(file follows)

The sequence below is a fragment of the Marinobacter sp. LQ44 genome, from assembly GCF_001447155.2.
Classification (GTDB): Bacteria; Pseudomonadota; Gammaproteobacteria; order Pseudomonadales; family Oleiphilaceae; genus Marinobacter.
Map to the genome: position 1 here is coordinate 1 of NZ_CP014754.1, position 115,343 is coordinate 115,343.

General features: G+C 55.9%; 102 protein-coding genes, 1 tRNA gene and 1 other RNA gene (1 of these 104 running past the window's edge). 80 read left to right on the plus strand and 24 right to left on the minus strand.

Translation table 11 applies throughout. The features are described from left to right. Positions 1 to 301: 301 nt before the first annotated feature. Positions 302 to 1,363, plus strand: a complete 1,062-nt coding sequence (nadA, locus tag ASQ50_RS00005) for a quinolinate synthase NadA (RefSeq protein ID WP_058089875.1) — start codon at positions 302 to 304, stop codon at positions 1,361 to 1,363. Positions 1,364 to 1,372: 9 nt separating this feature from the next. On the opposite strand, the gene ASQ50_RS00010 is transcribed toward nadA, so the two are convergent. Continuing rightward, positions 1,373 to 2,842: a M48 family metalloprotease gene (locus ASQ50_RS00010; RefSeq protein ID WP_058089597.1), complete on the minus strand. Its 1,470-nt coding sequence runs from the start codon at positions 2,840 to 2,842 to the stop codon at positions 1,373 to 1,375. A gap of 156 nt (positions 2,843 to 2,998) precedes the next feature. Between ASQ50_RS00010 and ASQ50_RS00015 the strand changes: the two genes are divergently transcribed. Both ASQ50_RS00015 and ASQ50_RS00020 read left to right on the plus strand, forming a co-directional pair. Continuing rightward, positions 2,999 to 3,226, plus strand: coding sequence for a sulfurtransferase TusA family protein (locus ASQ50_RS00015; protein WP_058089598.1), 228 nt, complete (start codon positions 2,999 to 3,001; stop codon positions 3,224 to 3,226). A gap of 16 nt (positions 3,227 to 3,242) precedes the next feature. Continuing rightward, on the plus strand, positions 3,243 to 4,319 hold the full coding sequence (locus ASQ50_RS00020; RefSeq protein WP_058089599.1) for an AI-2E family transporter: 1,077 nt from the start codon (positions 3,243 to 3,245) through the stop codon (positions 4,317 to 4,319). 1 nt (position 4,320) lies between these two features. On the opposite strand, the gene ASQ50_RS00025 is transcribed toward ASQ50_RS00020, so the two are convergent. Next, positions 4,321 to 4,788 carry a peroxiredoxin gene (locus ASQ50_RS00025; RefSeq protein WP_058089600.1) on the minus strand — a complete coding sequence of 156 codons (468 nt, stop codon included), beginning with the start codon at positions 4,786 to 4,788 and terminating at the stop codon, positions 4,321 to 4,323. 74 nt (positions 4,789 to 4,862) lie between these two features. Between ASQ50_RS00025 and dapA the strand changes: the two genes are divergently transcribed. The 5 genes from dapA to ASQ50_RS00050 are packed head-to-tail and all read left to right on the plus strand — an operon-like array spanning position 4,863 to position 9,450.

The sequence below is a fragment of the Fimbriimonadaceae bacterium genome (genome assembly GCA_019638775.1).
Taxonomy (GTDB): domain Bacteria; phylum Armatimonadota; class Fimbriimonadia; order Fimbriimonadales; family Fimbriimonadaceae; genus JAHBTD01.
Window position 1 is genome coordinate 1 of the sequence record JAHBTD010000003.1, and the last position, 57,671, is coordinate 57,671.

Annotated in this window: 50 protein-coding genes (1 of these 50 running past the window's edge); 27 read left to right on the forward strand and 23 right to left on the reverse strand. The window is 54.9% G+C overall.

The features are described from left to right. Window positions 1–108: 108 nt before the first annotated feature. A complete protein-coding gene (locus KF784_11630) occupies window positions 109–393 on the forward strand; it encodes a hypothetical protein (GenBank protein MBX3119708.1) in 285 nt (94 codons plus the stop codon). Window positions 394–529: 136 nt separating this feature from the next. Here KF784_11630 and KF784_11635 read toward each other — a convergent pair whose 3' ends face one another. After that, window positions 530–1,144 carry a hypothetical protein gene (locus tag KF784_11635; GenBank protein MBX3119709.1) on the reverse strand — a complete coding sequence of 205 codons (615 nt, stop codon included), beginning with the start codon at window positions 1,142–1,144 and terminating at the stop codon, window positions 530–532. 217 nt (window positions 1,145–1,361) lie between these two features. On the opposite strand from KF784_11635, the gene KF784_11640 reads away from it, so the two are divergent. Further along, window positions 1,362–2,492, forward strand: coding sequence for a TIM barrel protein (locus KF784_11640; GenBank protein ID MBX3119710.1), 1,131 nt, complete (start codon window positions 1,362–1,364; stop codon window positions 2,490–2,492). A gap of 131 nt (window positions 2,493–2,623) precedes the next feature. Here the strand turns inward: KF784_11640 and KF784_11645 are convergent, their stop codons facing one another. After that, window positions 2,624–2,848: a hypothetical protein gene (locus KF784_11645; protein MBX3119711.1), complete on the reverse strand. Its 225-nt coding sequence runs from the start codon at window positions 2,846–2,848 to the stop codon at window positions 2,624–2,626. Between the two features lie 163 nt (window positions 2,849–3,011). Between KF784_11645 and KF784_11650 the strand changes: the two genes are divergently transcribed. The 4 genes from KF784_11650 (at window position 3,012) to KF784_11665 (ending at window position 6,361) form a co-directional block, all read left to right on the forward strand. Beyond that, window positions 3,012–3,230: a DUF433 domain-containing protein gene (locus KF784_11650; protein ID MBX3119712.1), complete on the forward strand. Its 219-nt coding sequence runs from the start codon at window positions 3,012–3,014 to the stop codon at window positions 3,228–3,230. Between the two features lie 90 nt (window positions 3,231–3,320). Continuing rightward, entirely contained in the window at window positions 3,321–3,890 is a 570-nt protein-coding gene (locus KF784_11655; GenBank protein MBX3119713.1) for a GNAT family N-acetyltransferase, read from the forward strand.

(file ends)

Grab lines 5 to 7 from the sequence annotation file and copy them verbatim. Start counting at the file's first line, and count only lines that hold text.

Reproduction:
Translation table 11 applies throughout. The features are described from left to right. Positions 1 to 301: 301 nt before the first annotated feature. Positions 302 to 1,363, plus strand: a complete 1,062-nt coding sequence (nadA, locus tag ASQ50_RS00005) for a quinolinate synthase NadA (RefSeq protein ID WP_058089875.1) — start codon at positions 302 to 304, stop codon at positions 1,361 to 1,363. Positions 1,364 to 1,372: 9 nt separating this feature from the next. On the opposite strand, the gene ASQ50_RS00010 is transcribed toward nadA, so the two are convergent. Continuing rightward, positions 1,373 to 2,842: a M48 family metalloprotease gene (locus ASQ50_RS00010; RefSeq protein ID WP_058089597.1), complete on the minus strand. Its 1,470-nt coding sequence runs from the start codon at positions 2,840 to 2,842 to the stop codon at positions 1,373 to 1,375. A gap of 156 nt (positions 2,843 to 2,998) precedes the next feature. Between ASQ50_RS00010 and ASQ50_RS00015 the strand changes: the two genes are divergently transcribed. Both ASQ50_RS00015 and ASQ50_RS00020 read left to right on the plus strand, forming a co-directional pair. Continuing rightward, positions 2,999 to 3,226, plus strand: coding sequence for a sulfurtransferase TusA family protein (locus ASQ50_RS00015; protein WP_058089598.1), 228 nt, complete (start codon positions 2,999 to 3,001; stop codon positions 3,224 to 3,226). A gap of 16 nt (positions 3,227 to 3,242) precedes the next feature. Continuing rightward, on the plus strand, positions 3,243 to 4,319 hold the full coding sequence (locus ASQ50_RS00020; RefSeq protein WP_058089599.1) for an AI-2E family transporter: 1,077 nt from the start codon (positions 3,243 to 3,245) through the stop codon (positions 4,317 to 4,319). 1 nt (position 4,320) lies between these two features. On the opposite strand, the gene ASQ50_RS00025 is transcribed toward ASQ50_RS00020, so the two are convergent. Next, positions 4,321 to 4,788 carry a peroxiredoxin gene (locus ASQ50_RS00025; RefSeq protein WP_058089600.1) on the minus strand — a complete coding sequence of 156 codons (468 nt, stop codon included), beginning with the start codon at positions 4,786 to 4,788 and terminating at the stop codon, positions 4,321 to 4,323. 74 nt (positions 4,789 to 4,862) lie between these two features. Between ASQ50_RS00025 and dapA the strand changes: the two genes are divergently transcribed. The 5 genes from dapA to ASQ50_RS00050 are packed head-to-tail and all read left to right on the plus strand — an operon-like array spanning position 4,863 to position 9,450.

The sequence below is a fragment of the Fimbriimonadaceae bacterium genome (genome assembly GCA_019638775.1).
Taxonomy (GTDB): domain Bacteria; phylum Armatimonadota; class Fimbriimonadia; order Fimbriimonadales; family Fimbriimonadaceae; genus JAHBTD01.